Invoke GET on the URI to retrieve a document, and include in that
a declaration of how the URI can be parameterized. This is what forms
are for (well, “GET forms” anyhow); see XForms
or RDF Forms.

If you didn’t recognize it, this is a textbook case of bootstrapping; see a URI,
GET it, etc.. It reminds me of the
Java Beans
component model, which, for all its flaws (namely, that it wasn’t useful for much
more than GUI stuff), had its own wonderful bootstrap mechanism; the zero argument
constructor (sorry, no good URI for it). This permitted anybody who was in
possession of a bean class to instantiate it without a priori information about it.
Some might argue that this was just deferring binding, and they’d be right, but
there’s no “just” about it; deferred (aka late) binding permits more functionality
to be internalized into the system. In the case of beans, this was realized via the
use of a wizard which could be triggered when instantiating beans that needed
parameterizing.

Bootstrapping is your friend.

Dave Bettin comments on my previous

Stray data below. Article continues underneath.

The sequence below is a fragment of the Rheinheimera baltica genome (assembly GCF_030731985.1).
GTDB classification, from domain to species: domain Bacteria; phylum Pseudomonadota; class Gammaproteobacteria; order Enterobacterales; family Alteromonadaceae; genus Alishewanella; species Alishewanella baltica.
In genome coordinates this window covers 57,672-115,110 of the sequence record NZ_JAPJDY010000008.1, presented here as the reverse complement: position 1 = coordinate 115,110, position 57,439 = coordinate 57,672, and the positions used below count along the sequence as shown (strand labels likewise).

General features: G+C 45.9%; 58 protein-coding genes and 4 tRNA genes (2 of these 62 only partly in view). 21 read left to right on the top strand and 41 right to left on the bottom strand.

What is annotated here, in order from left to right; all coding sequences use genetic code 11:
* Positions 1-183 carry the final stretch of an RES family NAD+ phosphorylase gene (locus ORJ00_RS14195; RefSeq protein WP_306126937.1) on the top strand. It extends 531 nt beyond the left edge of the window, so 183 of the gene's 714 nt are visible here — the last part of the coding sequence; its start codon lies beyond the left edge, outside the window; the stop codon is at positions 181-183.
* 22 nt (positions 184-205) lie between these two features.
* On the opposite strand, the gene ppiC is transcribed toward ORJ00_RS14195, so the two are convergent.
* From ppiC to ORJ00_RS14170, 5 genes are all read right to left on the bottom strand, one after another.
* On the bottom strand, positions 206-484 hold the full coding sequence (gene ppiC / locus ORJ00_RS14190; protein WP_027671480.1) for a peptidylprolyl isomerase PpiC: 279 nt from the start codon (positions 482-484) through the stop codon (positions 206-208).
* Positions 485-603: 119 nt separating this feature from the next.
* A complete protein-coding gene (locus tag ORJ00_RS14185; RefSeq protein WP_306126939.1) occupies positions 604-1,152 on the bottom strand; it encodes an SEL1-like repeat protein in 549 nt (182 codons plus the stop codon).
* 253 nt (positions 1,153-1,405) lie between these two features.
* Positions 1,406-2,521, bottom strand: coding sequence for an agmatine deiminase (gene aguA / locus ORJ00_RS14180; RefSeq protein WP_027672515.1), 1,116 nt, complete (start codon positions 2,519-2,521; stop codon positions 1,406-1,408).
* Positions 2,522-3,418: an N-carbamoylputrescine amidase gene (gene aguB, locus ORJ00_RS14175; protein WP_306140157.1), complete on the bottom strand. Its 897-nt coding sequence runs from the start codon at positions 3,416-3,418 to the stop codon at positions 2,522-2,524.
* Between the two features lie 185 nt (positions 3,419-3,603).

blog entry. He writes;

Mark Baker discusses the causality of redundant message metadata due to the protocol independence nature of Soap. HTTP is not the omnipresent protocol in the services ecosystem; i.e., there are internal business cases where HTTP is not necessary and straight TCP is preferred. I want my metadata to live in the Soap packet; I don’t want leaky metadata abstractions.

I don’t mean to offend Dave with this comment, but that response is
typical of what I hear when I make my claim that protocol independence
is a bug.

So, how to respond? Let me try a few on for size;

  • HTTP was just an example in that entry; the message metadata issue is important to the
    use of all application protocols … but not transport protocols. If you’re
    using a transport protocol, like TCP, then all the message metadata should be in
    the SOAP envelope as TCP doesn’t provide any of its own.
  • So you agree SOAP is broken, as you can’t define a service which returns faults?
  • Comparing HTTP and TCP is like comparing HTML and Ethernet.
  • You can have your metadata in the SOAP packet, but firewalls won’t find it there, as